Obama Says “We Can Do Better" After Latest Police Killings Of Black Men

President Obama called on the nation to come together and address racial disparities in the criminal justice system.

Following the fatal police shootings this week of two black men, President Obama said in a speech the U.S. can and should do a better job of addressing the causes of racial disparities in the criminal justice system.

The shootings are symptomatic of a broader set of disparities rooted in law enforcement and the courts, Obama said after landing overnight in Poland. He cited studies that found black and Latino people are more likely to be incarcerated than whites.

“When we see data that includes disparities in how African Americans and Latinos may be treated in various jurisdictions around the country, then its incumbent on all of us to say we should do better than this, we are better than this,” Obama said. “Change has been too slow and we have to have a greater sense of urgency.”

Obama also addressed criticism of “Black Lives Matter,” saying it doesn’t mean all lives or blue lives don’t matter.

"All lives matter. But the data shows that black folks are more vulnerable to these kinds of incidents,” Obama said. “This isn’t a matter of us comparing the value of lives. This is recognizing there is a particular burden that is being placed on a group of our fellow citizens and we should care about that, we can’t dismiss it.”

He also warned against labeling protests, vigils, and expressions of outrage in the wake of the shootings as “political correctness.”

“I just ask folks to step back and think what if this happened to somebody in your family? How would you feel?” Obama said. “We can do better and I believe we will do better.”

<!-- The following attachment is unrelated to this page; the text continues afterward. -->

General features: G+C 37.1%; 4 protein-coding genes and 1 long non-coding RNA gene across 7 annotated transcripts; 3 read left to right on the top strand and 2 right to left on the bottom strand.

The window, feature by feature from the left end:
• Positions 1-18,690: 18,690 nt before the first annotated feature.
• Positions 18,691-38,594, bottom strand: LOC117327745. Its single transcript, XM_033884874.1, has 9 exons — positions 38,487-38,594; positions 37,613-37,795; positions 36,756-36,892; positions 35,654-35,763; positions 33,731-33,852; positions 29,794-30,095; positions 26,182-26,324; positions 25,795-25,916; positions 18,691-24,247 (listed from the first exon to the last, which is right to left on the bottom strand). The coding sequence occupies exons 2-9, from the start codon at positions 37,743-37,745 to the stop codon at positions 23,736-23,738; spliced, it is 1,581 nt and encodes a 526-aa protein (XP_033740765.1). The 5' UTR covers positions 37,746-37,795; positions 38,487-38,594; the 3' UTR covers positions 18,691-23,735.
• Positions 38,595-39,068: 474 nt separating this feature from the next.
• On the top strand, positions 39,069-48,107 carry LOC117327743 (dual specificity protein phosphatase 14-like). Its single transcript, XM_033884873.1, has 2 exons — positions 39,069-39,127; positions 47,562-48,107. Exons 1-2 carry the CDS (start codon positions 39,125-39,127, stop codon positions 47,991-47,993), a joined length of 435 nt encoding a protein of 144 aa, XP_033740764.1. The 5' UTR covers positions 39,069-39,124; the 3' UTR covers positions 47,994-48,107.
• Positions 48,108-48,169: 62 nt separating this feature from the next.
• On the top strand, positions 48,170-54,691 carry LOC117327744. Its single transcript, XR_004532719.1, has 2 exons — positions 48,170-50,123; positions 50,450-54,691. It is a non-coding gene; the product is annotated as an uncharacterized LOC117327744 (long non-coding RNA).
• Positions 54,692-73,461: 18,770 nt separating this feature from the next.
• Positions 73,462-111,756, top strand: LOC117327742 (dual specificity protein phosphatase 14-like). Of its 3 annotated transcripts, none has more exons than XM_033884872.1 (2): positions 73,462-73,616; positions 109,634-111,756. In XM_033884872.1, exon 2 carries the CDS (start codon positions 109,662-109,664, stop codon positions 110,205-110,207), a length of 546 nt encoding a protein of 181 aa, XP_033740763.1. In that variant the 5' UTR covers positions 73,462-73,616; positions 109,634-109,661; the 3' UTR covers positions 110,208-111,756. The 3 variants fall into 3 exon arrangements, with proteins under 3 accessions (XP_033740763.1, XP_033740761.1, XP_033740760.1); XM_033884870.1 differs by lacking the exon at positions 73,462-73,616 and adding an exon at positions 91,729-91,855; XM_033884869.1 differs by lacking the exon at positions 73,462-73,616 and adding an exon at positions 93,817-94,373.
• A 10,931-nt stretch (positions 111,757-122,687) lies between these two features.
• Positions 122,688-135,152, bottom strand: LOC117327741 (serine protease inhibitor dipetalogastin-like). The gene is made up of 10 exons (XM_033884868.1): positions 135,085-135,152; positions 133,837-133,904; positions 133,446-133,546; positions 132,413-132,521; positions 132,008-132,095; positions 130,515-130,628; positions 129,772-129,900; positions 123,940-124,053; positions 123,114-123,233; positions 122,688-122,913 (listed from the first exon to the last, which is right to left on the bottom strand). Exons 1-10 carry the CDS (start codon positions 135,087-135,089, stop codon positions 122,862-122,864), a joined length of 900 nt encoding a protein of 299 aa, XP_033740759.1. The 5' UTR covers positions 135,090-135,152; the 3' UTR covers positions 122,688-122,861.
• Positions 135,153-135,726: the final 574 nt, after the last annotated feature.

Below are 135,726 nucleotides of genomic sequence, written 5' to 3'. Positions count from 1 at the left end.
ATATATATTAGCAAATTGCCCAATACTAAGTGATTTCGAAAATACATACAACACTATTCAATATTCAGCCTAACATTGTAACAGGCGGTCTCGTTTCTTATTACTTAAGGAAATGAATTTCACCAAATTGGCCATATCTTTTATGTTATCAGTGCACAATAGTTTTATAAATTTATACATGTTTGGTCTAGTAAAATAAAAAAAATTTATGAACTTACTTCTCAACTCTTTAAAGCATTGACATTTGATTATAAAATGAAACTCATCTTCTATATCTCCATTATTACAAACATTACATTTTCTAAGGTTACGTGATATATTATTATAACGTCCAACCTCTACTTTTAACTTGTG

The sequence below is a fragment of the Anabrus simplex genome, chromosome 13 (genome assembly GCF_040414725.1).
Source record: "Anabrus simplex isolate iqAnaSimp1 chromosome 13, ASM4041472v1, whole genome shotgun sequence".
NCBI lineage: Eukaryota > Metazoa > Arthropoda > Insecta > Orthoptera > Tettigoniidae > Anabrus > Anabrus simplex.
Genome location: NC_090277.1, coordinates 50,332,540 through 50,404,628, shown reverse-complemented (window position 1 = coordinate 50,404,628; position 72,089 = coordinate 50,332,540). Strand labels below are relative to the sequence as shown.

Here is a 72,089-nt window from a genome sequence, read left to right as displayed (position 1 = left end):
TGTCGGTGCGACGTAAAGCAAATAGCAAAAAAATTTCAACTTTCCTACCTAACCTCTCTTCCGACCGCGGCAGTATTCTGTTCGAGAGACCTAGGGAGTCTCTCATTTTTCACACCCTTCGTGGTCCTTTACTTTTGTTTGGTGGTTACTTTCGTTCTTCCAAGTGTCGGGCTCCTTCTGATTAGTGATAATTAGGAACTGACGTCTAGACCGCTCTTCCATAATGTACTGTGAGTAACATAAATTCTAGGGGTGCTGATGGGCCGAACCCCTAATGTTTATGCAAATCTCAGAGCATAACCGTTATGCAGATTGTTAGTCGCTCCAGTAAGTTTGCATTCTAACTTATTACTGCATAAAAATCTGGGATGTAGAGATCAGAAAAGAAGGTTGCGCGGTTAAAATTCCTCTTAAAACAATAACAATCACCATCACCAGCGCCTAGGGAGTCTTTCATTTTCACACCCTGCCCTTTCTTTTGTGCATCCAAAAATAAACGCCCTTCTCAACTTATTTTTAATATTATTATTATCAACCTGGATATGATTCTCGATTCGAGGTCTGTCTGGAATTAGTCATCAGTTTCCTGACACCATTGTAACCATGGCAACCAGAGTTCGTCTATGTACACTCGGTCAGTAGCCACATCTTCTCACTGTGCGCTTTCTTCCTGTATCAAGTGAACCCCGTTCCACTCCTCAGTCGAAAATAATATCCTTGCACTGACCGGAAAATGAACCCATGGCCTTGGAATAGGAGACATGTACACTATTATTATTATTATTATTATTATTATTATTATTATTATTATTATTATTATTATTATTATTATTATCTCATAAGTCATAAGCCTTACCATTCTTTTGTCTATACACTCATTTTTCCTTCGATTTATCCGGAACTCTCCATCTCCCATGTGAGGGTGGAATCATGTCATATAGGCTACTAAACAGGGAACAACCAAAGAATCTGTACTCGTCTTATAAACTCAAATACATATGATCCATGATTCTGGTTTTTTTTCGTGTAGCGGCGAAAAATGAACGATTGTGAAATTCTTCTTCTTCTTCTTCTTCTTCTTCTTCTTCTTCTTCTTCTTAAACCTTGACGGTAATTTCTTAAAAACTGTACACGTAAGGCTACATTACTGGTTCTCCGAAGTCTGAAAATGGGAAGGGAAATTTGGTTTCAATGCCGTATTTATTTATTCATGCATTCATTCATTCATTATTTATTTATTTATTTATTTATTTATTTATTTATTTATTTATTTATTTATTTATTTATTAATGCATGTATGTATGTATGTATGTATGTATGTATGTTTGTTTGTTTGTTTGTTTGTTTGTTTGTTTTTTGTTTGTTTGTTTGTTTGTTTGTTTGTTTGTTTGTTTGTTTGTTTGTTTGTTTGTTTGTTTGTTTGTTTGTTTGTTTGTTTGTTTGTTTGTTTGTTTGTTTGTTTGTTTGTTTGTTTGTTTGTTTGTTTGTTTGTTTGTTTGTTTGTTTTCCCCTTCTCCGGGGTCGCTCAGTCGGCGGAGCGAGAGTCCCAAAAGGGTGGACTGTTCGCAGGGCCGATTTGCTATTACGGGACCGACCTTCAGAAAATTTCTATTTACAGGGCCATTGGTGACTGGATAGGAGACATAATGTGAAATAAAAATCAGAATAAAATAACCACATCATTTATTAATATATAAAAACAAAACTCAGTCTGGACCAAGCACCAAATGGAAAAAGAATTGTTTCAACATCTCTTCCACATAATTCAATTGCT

Earlier on Thursday, Obama posted on Facebook that he was “deeply troubled” by the fatal police shootings and called on the nation.

Facebook: potus

Obama's post comes in the wake of the police shootings of Alton Sterling of Baton Rouge, Louisiana, on Tuesday and Philando Castile of St. Paul, Minnesota the next day.

“What's clear is that these fatal shootings are not isolated incidents,” Obama wrote. “They are symptomatic of the broader challenges within our criminal justice system, the racial disparities that appear across the system year after year, and the resulting lack of trust that exists between law enforcement and too many of the communities they serve.”

Sterling, 37, was fatally shot multiple times by police outside a convenience store where he had been selling CDs. Police were responding to a 911 call that a man with a gun had threatened someone in the parking lot.

Footage of the shooting showed Baton Rouge police appear to remove a gun from Sterling’s pocket after shooting him multiple times as he lay on his back. The incident is under federal investigation.

Castile was shot after being pulled over by a police officer in St. Paul, Minnesota, over a broken tail light.

His girlfriend, Diamond “Lavish” Reynolds, who broadcast the aftermath of the shooting on Facebook Live, said the officer asked Castile for his license and registration, and as he reached into his pocket for his ID, he told the officer he was carrying a licensed firearm. It was then that the officer shot Castile in the arm.

On Facebook, Obama said that to admit the nation has a serious problem in no way contradicts the respect and appreciation we have for the vast majority of police officers who put their lives on the line every day.

"It is to say that, as a nation, we can and must do better to institute the best practices that reduce the appearance or reality of racial bias in law enforcement," Obama wrote.

As officials look into this week's shootings, Obama called on communities to address the underlying fissures that lead to these incidents and implement ideas that can make a difference.

"In the meantime, all Americans should recognize the anger, frustration, and grief that so many Americans are feeling -- feelings that are being expressed in peaceful protests and vigils," Obama wrote. "Rather than fall into a predictable pattern of division and political posturing, let's reflect on what we can do better. Let's come together as a nation, and keep faith with one another, in order to ensure a future where all of our children know that their lives matter."

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